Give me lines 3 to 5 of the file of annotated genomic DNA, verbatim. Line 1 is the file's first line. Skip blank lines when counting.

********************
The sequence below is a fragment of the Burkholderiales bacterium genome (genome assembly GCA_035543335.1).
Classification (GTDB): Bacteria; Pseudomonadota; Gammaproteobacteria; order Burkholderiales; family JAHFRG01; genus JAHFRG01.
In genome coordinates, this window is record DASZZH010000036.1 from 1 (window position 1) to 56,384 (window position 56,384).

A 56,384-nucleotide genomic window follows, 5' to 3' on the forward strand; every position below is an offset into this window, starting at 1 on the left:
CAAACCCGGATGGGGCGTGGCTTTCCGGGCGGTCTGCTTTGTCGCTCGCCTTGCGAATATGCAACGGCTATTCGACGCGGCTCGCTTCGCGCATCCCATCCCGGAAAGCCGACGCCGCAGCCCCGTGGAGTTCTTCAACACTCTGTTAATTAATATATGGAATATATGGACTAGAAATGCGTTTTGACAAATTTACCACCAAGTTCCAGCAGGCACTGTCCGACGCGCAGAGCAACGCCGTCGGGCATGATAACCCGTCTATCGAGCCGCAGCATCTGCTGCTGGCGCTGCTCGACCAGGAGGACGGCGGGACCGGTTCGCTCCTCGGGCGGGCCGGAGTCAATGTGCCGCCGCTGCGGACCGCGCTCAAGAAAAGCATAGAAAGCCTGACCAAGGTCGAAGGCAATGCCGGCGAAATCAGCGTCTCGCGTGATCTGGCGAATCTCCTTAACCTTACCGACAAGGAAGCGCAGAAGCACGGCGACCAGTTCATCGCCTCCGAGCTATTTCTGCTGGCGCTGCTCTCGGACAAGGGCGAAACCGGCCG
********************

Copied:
In genome coordinates, this window is record DASZZH010000036.1 from 1 (window position 1) to 56,384 (window position 56,384).

A 56,384-nucleotide genomic window follows, 5' to 3' on the forward strand; every position below is an offset into this window, starting at 1 on the left:
CAAACCCGGATGGGGCGTGGCTTTCCGGGCGGTCTGCTTTGTCGCTCGCCTTGCGAATATGCAACGGCTATTCGACGCGGCTCGCTTCGCGCATCCCATCCCGGAAAGCCGACGCCGCAGCCCCGTGGAGTTCTTCAACACTCTGTTAATTAATATATGGAATATATGGACTAGAAATGCGTTTTGACAAATTTACCACCAAGTTCCAGCAGGCACTGTCCGACGCGCAGAGCAACGCCGTCGGGCATGATAACCCGTCTATCGAGCCGCAGCATCTGCTGCTGGCGCTGCTCGACCAGGAGGACGGCGGGACCGGTTCGCTCCTCGGGCGGGCCGGAGTCAATGTGCCGCCGCTGCGGACCGCGCTCAAGAAAAGCATAGAAAGCCTGACCAAGGTCGAAGGCAATGCCGGCGAAATCAGCGTCTCGCGTGATCTGGCGAATCTCCTTAACCTTACCGACAAGGAAGCGCAGAAGCACGGCGACCAGTTCATCGCCTCCGAGCTATTTCTGCTGGCGCTGCTCTCGGACAAGGGCGAAACCGGCCG